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10 Things That Will Make You a Great Nanny Employer

June 12, 2012

All nanny employers aren’t created equally. Like with any career there are both good employers and bad ones. As you enter into a nanny relationship, commit to being the best employer you can be.  Remember, it is no secret that the best bosses tend to have the best employees. Begin setting yourself apart as a great employer today.

You can be a great nanny employer by:

1. Giving your nanny respect. Treating your nanny as a valued employee will go a long way in establishing yourself as a great nanny employer. More than anything, your nanny wants to know that you respect the work she does, the relationship she has with your children and the special insight she brings to the parenting table.

2. Paying your nanny well. Your nanny deserves to be paid more than minimum wage. She deserves to be paid well. When it comes to nanny care, you get what you pay for. Nannies who are paid well tend to be more committed to staying for a long-term position and to going above and beyond to ensure that their job is done well.

3. Showing your appreciation. From small things like saying “Thank you. I appreciate the quality of care you give to my children,” to bigger things like giving a year-end bonus, let your nanny know in tangible ways that you appreciate the work she does.

4. Encouraging your nanny’s relationship with your children. Give your children and your nanny permission to have a loving relationship. Allow and encourage them to bond. If your child says he misses his nanny on the weekend, don’t simply dismiss it. Instead, reaffirm that their relationship is important and missing his nanny is okay.

5. Encouraging regular communication. Set the stage for solid communication. Establish a time to have weekly meetings to review different things that are going on, what’s working, and what isn’t. Ensure that you are home a few minutes before your nanny is due to leave so you can talk about how the day went.  Provide ongoing opportunities for regular communication to happen.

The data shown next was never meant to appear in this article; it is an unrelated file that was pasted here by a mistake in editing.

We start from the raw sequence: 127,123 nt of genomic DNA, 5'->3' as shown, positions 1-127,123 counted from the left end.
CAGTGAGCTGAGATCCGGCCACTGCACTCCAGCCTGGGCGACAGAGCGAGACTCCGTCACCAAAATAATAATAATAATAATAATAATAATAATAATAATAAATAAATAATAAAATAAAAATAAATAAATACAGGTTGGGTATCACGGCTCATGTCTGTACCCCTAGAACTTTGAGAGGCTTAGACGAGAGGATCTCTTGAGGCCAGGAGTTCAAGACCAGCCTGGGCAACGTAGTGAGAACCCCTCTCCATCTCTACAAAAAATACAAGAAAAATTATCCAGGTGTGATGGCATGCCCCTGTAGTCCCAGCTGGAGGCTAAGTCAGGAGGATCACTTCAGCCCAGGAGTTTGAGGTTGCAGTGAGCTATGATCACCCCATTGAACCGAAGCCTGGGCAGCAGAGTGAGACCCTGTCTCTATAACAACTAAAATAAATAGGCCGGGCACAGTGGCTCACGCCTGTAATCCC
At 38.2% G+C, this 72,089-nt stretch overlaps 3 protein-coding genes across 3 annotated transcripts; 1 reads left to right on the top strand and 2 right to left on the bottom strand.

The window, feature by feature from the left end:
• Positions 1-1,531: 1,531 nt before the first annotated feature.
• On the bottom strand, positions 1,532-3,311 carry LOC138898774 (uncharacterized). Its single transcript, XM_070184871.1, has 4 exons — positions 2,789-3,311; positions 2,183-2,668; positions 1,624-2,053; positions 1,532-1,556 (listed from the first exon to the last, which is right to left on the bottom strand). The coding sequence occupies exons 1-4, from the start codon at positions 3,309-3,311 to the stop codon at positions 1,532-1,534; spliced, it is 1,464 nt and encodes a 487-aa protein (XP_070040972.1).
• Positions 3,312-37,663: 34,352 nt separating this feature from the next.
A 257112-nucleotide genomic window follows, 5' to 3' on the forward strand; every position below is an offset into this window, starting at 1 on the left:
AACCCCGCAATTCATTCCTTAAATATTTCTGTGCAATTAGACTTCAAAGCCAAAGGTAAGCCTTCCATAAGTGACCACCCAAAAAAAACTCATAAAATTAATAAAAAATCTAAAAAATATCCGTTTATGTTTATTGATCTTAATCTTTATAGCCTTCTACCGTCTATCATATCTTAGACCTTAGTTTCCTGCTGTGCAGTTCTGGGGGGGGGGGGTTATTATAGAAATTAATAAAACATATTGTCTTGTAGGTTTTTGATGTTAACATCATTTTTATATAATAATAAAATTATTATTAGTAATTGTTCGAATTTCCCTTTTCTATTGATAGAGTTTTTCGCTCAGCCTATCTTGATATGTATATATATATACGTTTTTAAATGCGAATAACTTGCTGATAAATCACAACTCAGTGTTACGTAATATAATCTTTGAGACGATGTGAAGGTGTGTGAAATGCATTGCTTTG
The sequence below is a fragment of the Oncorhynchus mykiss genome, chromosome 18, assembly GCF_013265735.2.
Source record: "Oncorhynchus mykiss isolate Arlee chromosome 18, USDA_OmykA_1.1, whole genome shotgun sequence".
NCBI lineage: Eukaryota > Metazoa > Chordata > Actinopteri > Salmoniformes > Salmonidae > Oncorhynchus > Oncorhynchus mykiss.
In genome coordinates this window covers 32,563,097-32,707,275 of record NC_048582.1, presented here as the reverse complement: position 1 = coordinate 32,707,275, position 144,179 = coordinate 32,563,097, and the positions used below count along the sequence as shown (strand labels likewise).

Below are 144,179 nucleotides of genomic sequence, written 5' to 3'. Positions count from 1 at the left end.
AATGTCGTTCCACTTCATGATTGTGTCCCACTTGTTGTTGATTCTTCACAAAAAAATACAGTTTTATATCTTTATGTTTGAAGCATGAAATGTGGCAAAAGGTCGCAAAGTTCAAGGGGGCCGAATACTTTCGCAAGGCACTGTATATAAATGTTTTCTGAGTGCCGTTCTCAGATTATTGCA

6. Covering your nanny’s expenses. It shouldn’t cost your nanny to do her job well. If your nanny keeps a nanny journal, offer to reimburse her for it. If she brings her lunch every day and you can afford to supply it, offer to do so. If your nanny is accompanying you on a family vacation, be sure it doesn’t cost her any money out of her own pocket to do so.

7. Giving your nanny petty cash. Provide your nanny with cash to purchase incidentals like craft supplies, snacks or other items she may need from time to time. Having money on hand for tolls, gas, lunch or other things that come up can help to ensure that the costs incurred when taking care of your child don’t eat into her pay.

8. Offering incentives for continuing education.  Offer a membership to the International Nanny Association (INA) or better yet, consider paying for her to attend the INA Annual Conference. Encourage your nanny to take early childhood education classes at the local community college and offer to reimburse her. Providing an opportunity for your nanny to increase her skills and connect with other caregivers will boost her self-confidence, self-esteem and care giving abilities, all of which will benefit you and your child.

9. Scheduling periodic reviews. Whether it’s every six months or once per year, schedule a specific time without the children to sit down with your nanny and have a formal performance review. During this time share all the good things your nanny is doing, as well as any things that could use improvement. You’ll also want to give her an opportunity to provide feedback on how things are going from her perspective. End the meeting by giving her a written evaluation that includes any action steps designed to improve the quality of her work. Consider giving a merit raise (5-7%) or bonus (1-2 weeks’ pay) if your nanny has been performing well.

10. Keeping things professional. While it can be tempting to talk to your nanny about marital problems or to share the latest piece of gossip about the in-laws, don’t. If you ask your nanny to babysit Friday night and she declines because she has plans, resist the urge to ask her exactly what those plans are. To maintain a healthy nanny and employer relationship, there has to be healthy boundaries.

In any type of management situation the general rule of thumb is that things flow from the top down. If you as the nanny employer set the standard for excellence your nanny will follow suit. Great employers breed great employees. And it’s not by mistake.


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Prudence says:


As a nanny, I hate having to remind my employer to pay me.